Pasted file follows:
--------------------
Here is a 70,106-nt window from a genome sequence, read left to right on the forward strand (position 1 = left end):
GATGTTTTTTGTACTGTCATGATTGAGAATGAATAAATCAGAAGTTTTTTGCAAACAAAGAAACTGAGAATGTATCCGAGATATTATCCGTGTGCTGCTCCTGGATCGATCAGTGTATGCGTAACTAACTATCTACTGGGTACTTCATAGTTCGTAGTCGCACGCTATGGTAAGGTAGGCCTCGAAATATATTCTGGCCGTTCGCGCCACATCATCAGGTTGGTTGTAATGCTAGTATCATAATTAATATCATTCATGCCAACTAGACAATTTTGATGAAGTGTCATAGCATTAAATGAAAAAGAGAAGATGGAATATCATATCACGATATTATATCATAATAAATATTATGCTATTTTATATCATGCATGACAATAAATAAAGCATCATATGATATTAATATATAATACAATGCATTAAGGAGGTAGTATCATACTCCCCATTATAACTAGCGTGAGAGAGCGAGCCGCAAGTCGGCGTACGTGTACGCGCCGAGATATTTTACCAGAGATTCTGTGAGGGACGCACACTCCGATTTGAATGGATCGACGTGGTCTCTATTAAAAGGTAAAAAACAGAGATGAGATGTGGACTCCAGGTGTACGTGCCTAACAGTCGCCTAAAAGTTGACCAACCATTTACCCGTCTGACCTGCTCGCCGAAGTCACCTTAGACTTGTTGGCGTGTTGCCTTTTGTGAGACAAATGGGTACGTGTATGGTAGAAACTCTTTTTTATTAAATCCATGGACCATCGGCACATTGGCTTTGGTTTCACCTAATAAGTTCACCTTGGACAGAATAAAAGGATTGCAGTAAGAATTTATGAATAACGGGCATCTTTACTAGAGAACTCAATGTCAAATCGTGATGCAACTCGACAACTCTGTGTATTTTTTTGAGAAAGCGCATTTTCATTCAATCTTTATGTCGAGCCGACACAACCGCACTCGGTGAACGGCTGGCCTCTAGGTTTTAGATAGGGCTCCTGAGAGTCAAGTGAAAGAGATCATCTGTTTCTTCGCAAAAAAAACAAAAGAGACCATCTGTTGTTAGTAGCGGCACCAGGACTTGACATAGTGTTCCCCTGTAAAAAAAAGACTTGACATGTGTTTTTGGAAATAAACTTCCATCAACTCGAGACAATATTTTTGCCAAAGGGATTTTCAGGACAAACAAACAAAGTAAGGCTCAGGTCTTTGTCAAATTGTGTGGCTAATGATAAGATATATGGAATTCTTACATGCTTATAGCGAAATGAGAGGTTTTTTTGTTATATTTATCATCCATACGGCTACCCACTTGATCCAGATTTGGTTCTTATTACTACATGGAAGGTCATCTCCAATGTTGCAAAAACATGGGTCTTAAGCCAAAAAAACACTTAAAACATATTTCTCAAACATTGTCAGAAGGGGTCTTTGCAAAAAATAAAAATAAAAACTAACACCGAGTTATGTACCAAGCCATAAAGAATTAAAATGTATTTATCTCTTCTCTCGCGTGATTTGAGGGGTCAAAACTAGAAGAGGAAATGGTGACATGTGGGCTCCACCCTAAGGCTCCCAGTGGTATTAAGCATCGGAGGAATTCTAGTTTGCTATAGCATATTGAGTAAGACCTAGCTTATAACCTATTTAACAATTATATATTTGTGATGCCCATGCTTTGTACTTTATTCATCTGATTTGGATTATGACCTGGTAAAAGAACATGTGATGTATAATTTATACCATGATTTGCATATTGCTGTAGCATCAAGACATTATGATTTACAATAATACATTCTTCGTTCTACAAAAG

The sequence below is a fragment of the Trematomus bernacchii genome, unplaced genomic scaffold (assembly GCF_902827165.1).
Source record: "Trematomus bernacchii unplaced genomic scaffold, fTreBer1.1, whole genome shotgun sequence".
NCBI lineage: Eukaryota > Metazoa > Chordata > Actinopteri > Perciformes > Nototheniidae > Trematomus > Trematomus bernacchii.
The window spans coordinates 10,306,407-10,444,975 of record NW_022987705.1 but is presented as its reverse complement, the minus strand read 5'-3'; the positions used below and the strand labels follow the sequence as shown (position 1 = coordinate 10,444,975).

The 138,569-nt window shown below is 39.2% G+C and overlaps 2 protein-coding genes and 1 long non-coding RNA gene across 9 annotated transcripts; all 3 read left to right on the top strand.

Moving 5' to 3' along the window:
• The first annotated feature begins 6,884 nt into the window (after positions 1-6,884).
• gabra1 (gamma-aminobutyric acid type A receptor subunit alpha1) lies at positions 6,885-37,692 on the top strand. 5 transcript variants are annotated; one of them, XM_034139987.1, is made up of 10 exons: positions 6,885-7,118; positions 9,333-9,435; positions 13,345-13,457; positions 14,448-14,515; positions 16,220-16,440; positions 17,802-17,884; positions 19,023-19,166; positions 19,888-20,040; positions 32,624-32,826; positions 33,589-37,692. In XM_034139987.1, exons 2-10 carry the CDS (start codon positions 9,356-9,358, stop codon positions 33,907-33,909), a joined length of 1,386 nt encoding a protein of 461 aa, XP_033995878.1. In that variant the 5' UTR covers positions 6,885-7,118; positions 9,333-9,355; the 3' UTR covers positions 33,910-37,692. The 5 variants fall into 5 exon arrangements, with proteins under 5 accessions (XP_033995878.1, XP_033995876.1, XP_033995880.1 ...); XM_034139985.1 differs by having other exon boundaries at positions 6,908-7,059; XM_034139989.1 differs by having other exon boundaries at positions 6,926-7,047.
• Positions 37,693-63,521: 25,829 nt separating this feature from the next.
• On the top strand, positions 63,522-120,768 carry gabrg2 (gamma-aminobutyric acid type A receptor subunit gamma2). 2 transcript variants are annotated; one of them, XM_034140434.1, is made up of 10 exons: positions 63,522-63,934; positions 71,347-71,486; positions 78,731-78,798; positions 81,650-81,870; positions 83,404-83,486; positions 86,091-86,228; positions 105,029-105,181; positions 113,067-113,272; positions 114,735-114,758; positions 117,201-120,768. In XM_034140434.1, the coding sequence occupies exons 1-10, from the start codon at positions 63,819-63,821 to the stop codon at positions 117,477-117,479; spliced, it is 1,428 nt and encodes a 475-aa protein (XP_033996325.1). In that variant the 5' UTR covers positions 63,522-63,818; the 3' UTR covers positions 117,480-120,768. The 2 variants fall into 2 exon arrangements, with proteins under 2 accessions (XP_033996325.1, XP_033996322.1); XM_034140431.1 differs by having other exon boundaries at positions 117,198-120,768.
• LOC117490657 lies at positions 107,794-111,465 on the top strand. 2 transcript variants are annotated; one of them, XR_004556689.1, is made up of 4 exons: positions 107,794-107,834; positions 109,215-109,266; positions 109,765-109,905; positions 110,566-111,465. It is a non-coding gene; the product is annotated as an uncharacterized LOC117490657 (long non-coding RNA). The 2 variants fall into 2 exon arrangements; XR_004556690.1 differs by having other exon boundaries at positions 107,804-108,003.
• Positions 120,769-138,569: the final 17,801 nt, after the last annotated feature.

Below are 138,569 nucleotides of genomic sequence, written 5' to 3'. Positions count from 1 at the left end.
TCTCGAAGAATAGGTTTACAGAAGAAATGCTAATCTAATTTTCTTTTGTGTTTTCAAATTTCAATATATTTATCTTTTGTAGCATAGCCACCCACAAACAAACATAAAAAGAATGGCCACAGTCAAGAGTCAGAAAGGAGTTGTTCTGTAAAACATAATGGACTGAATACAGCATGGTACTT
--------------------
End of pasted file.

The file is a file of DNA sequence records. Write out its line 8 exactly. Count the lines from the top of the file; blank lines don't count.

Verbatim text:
Moving 5' to 3' along the window: